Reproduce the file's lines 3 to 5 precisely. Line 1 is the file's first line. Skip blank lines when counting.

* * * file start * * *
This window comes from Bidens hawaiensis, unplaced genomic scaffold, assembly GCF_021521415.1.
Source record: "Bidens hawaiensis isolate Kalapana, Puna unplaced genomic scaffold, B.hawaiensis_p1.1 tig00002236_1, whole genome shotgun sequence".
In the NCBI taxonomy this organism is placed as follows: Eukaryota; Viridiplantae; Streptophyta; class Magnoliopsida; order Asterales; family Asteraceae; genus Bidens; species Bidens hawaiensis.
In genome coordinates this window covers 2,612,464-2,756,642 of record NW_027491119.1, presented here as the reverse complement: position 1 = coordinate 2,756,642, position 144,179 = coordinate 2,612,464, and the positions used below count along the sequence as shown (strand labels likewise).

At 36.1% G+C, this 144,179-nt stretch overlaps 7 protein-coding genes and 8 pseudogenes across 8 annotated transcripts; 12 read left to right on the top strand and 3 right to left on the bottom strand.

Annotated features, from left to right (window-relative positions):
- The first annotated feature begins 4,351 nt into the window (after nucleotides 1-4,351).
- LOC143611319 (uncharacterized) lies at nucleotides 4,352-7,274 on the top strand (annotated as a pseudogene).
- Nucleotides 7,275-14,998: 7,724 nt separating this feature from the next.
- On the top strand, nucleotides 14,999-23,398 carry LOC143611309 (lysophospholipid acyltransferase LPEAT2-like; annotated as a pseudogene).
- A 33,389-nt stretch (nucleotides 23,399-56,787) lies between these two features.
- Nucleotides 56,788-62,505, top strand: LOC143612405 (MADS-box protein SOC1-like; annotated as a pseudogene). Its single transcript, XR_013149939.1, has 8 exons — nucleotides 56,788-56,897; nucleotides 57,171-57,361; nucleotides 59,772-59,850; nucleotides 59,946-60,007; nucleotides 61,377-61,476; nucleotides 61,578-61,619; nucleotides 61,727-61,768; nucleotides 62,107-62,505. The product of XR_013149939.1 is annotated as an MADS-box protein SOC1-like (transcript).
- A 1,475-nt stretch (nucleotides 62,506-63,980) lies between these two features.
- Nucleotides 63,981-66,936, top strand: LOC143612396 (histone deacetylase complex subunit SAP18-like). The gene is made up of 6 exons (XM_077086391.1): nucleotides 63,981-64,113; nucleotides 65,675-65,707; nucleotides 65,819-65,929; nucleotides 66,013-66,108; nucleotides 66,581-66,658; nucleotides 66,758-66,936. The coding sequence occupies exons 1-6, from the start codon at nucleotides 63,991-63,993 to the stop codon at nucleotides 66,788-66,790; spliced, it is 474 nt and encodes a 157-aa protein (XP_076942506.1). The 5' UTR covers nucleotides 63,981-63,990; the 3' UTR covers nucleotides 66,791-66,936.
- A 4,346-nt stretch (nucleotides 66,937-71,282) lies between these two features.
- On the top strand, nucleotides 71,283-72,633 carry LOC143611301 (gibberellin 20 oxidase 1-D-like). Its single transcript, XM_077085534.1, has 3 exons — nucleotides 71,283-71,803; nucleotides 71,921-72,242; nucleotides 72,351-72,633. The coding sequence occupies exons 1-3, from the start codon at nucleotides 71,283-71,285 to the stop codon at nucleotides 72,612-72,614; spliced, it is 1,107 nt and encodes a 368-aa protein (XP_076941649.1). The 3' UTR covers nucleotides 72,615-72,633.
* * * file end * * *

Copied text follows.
In the NCBI taxonomy this organism is placed as follows: Eukaryota; Viridiplantae; Streptophyta; class Magnoliopsida; order Asterales; family Asteraceae; genus Bidens; species Bidens hawaiensis.
In genome coordinates this window covers 2,612,464-2,756,642 of record NW_027491119.1, presented here as the reverse complement: position 1 = coordinate 2,756,642, position 144,179 = coordinate 2,612,464, and the positions used below count along the sequence as shown (strand labels likewise).

At 36.1% G+C, this 144,179-nt stretch overlaps 7 protein-coding genes and 8 pseudogenes across 8 annotated transcripts; 12 read left to right on the top strand and 3 right to left on the bottom strand.